ArtSunday: Let the musicians die
First, I hope you saw Lex’s tribute to Starchild (given name, Gary Shider), he of P-Funk fame. As Lex notes, Shider experienced problems where the cost of fighting the cancer that killed him was concerned.
Second, another American music icon, Alex Chilton, passed away earlier this year. A NOLA.com interview with his wife revealed that “at least twice in the week before his fatal heart attack, Chilton experienced shortness of breath and chills while cutting grass. But he did not seek medical attention, Kersting said, in part because he had no health insurance.”
Third, a Future of Music Coalition study released in May found that 33% of musicians responding to a nationwide survey said they have no health insurance. That’s nearly double the national average of 17%. Among the uninsured, 86% said they lack coverage because they can’t afford it. These numbers are actually an improvement over the group’s 2002 study, which found that 44% were uninsured (vs. 14% of the general population).
Fourth, powerful Christian organizations continue to oppose healthcare reform for a variety of reasons, ranging from the conviction that blastocysts have more rights than living, suffering human beings to the canard that “freedom” has something to do with supporting private, for-profit interests.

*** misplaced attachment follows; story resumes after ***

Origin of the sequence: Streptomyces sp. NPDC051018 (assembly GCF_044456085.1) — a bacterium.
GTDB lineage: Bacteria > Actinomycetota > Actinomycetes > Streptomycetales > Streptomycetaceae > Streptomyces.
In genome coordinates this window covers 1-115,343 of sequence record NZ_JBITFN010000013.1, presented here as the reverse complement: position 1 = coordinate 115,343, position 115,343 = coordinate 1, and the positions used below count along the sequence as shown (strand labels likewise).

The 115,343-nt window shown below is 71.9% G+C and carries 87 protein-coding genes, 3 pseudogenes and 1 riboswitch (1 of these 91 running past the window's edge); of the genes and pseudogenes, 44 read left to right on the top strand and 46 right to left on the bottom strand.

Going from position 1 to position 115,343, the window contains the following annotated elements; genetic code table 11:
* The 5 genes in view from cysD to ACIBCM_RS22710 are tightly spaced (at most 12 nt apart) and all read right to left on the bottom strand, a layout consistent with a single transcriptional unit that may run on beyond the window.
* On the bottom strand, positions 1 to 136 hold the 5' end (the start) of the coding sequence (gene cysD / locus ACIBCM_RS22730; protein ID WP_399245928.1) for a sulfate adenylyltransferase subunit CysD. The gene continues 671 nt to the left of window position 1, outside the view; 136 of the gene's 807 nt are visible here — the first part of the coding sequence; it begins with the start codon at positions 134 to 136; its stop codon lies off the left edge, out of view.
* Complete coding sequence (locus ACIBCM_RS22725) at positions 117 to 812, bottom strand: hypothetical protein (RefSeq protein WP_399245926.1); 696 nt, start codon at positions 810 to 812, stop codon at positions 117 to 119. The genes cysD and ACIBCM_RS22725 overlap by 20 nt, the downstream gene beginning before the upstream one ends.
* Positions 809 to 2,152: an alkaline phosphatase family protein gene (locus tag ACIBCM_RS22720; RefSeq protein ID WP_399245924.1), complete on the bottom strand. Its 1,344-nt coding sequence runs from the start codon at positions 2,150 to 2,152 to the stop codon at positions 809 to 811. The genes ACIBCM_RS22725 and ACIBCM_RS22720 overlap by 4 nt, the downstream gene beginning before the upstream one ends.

Finally, this headline arrived yesterday, courtesy of Reuters: US scores dead last again in healthcare study. The lead paragraph sums it up nicely:
Americans spend twice as much as residents of other developed countries on healthcare, but get lower quality, less efficiency and have the least equitable system, according to a report released on Wednesday.
There are a number of narratives one could probably craft from these data points. An obvious one would lead us into a rant on the condition of our healthcare situation here in the greatest nation on Earth. But you’ve heard that one a thousand times in the last year alone and odds are your mind is made up. I’m not going to work up the lather needed for A) a good sermon to the choir, or B) a tree falling in the forest.